‘Memories come flooding in’

With news like this memories come flooding in. As a child in the Caribbean going to the cinema where the vociferous audience would sing along with Doris Day in her more lively movies such as The Pajama Game and Calamity Jane … My mother drifting around doing housework while wistfully singing Que Sera Sera, sounding as if she really wanted to be somewhere else, such as romantically walking down Broadway or across Hollywood. This was the age when musicals transported you into a dreamworld of momentary escape and Doris Day was the wizard of the genre. Channelcrossing

‘She was always standing up for herself’

When I started to recreate the 1950s charts for my iPod a few years back, I was startled to find how many of the tunes I remembered were by her.

The films she made with the likes of James Garner and Rock Hudson made her something of a figure of fun in the 1960s, as people sniggered at the efforts she made to hang onto her virginity. (the quote: “I knew Doris Day before she was a virgin.”) But in the 70s, feminists pointed out how her characters insisted on negotiating a sex life on their own terms rather than accepting any passing man. They still sometimes seem silly but she was always standing up for herself, and she was fun. jno50

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‘An end of an era’

Her passing marks the end of an era. I have very fond memories of her in my childhood. Her rendition of “Que sera sera” was truly wonderful. I love listening to it even to this day. MarkAlexander

‘She was the iconic figure of what it means to be “good”’

This will seem highly incredulous, but last night, I was wasting time looking at crap video compilations on YouTube and watched “Living actors over 90”. When I came across Doris Day, I thought, the day she dies a little memory of my mum will go with her. My mother would sing Que Sera Sera half to herself as she was busying herself in the kitchen.

As corny as this sounds, DD was the iconic and comic figure of what it means to be “good”: innocent, cheerful, caring, always looking on the bright side of people, places and events. That her last chapter was spent donating her time to animals comes as no surprise. Thank you Doris for all the sunshine. James Gerard

‘She showed others the importance of supporting friends in need’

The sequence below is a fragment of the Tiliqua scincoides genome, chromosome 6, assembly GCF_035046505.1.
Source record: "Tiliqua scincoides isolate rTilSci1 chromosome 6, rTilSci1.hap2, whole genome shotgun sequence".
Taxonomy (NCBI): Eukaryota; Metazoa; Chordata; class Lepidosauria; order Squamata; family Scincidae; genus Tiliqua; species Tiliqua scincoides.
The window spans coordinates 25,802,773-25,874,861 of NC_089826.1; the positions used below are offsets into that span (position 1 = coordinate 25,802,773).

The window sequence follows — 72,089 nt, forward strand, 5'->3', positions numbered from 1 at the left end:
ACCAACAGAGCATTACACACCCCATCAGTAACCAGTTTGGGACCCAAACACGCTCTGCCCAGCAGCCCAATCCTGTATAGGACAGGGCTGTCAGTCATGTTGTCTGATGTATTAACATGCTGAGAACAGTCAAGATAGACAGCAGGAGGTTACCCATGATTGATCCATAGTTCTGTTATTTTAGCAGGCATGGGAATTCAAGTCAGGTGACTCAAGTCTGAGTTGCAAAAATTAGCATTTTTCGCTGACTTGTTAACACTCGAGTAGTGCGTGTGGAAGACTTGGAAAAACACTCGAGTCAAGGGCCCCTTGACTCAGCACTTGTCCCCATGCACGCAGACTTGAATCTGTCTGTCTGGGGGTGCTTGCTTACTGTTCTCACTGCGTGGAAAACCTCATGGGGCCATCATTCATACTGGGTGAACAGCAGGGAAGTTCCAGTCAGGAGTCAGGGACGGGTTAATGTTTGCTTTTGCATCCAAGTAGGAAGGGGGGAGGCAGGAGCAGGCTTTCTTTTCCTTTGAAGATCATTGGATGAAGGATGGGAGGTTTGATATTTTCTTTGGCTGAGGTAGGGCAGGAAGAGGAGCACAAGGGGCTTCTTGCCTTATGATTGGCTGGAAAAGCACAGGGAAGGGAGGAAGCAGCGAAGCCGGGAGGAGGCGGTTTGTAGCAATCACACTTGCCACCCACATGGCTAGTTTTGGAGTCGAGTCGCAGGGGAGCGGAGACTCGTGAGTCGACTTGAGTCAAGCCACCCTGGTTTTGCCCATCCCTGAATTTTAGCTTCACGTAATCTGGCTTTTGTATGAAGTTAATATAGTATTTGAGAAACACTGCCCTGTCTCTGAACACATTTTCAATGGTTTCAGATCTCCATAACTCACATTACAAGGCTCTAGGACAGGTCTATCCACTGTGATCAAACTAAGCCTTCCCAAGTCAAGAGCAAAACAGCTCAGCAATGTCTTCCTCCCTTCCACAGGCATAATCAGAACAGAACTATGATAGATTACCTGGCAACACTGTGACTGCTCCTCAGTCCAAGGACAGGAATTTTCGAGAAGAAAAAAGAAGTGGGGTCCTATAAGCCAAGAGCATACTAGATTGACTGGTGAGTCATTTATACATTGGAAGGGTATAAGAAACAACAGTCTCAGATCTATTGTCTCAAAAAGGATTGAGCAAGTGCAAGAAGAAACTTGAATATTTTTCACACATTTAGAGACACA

Love her and would mistrust anyone who said that they didn’t. She was part of a clique with Rock Hudson and the Reagans but while the Reagans turned their back on an ailing, obviously ill Rock Hudson, Doris Day made sure that she was side-by-side with Hudson in a press call – seemingly making sure that he felt the support and to show others the importance of supporting their own friends in need. Haigin88

‘She made a genuine difference’

Sad loss. Doris comes from an era when stars were really something else: rare, distant and impossibly talented and glamorous. As well as her amazing presence on screen and record, her work with animal welfare made a genuine difference and raised the profile of an important cause. dylan37

‘Doris Day was part of my growing up’

Why the death of an actress who last made a film 50 years ago should sadden me isn’t really a mystery. Doris Day was always a part of my growing up. When I spent a month in the Monterey area for two years in a row, I knew she was nearby, and always hoped to get a glimpse. But it was just nice to know she was near. I loved even her not-so-good movies, but when she was good, she was superb. Willhoite

‘A woman of character’

She was woman of character. Although she was good looking, she didn’t build her career around her looks. Although her private life was rather traumatic, with some of the terrible husbands she had, she always gave off an upbeat, positive energy – some might say she was Pollyanna-ish, but I always liked that about her as a child watching reruns of the movies and TV series. Pax Romana

Sourse: theguardian.com


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